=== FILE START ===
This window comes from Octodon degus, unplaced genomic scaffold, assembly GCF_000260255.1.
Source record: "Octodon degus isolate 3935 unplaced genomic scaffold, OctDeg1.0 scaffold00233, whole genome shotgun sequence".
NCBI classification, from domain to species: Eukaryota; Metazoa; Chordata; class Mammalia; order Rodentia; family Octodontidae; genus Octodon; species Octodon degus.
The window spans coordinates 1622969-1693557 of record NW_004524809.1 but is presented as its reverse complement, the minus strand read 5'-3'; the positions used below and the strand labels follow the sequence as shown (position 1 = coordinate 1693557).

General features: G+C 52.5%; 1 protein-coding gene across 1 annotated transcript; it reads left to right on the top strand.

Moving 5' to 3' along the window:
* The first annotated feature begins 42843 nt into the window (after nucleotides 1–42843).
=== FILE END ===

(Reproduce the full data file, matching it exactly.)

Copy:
This window comes from Octodon degus, unplaced genomic scaffold, assembly GCF_000260255.1.
Source record: "Octodon degus isolate 3935 unplaced genomic scaffold, OctDeg1.0 scaffold00233, whole genome shotgun sequence".
NCBI classification, from domain to species: Eukaryota; Metazoa; Chordata; class Mammalia; order Rodentia; family Octodontidae; genus Octodon; species Octodon degus.
The window spans coordinates 1622969-1693557 of record NW_004524809.1 but is presented as its reverse complement, the minus strand read 5'-3'; the positions used below and the strand labels follow the sequence as shown (position 1 = coordinate 1693557).

General features: G+C 52.5%; 1 protein-coding gene across 1 annotated transcript; it reads left to right on the top strand.

Moving 5' to 3' along the window:
* The first annotated feature begins 42843 nt into the window (after nucleotides 1–42843).